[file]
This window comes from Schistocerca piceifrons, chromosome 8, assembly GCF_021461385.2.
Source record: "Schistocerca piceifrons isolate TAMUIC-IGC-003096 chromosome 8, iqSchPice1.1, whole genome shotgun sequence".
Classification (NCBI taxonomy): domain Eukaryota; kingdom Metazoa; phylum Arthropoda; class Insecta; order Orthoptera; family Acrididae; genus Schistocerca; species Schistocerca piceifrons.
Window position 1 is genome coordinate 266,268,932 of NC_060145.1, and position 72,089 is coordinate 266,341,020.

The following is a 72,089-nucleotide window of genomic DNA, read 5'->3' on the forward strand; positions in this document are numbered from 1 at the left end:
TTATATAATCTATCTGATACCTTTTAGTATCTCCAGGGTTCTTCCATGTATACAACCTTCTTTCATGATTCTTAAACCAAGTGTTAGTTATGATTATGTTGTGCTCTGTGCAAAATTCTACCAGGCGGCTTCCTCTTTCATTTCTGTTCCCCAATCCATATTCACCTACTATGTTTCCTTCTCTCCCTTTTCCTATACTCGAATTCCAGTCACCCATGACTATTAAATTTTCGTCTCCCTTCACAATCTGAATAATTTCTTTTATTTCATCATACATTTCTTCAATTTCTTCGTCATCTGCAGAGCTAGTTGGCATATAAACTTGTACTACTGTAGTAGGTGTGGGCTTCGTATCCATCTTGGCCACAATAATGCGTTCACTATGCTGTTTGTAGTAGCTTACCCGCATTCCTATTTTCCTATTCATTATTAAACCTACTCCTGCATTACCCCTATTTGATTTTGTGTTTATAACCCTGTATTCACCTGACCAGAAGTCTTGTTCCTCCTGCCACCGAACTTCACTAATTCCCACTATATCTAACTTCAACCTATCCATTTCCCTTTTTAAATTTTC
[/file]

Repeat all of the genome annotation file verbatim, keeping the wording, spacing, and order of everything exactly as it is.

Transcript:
This window comes from Schistocerca piceifrons, chromosome 8, assembly GCF_021461385.2.
Source record: "Schistocerca piceifrons isolate TAMUIC-IGC-003096 chromosome 8, iqSchPice1.1, whole genome shotgun sequence".
Classification (NCBI taxonomy): domain Eukaryota; kingdom Metazoa; phylum Arthropoda; class Insecta; order Orthoptera; family Acrididae; genus Schistocerca; species Schistocerca piceifrons.
Window position 1 is genome coordinate 266,268,932 of NC_060145.1, and position 72,089 is coordinate 266,341,020.

The following is a 72,089-nucleotide window of genomic DNA, read 5'->3' on the forward strand; positions in this document are numbered from 1 at the left end:
TTATATAATCTATCTGATACCTTTTAGTATCTCCAGGGTTCTTCCATGTATACAACCTTCTTTCATGATTCTTAAACCAAGTGTTAGTTATGATTATGTTGTGCTCTGTGCAAAATTCTACCAGGCGGCTTCCTCTTTCATTTCTGTTCCCCAATCCATATTCACCTACTATGTTTCCTTCTCTCCCTTTTCCTATACTCGAATTCCAGTCACCCATGACTATTAAATTTTCGTCTCCCTTCACAATCTGAATAATTTCTTTTATTTCATCATACATTTCTTCAATTTCTTCGTCATCTGCAGAGCTAGTTGGCATATAAACTTGTACTACTGTAGTAGGTGTGGGCTTCGTATCCATCTTGGCCACAATAATGCGTTCACTATGCTGTTTGTAGTAGCTTACCCGCATTCCTATTTTCCTATTCATTATTAAACCTACTCCTGCATTACCCCTATTTGATTTTGTGTTTATAACCCTGTATTCACCTGACCAGAAGTCTTGTTCCTCCTGCCACCGAACTTCACTAATTCCCACTATATCTAACTTCAACCTATCCATTTCCCTTTTTAAATTTTC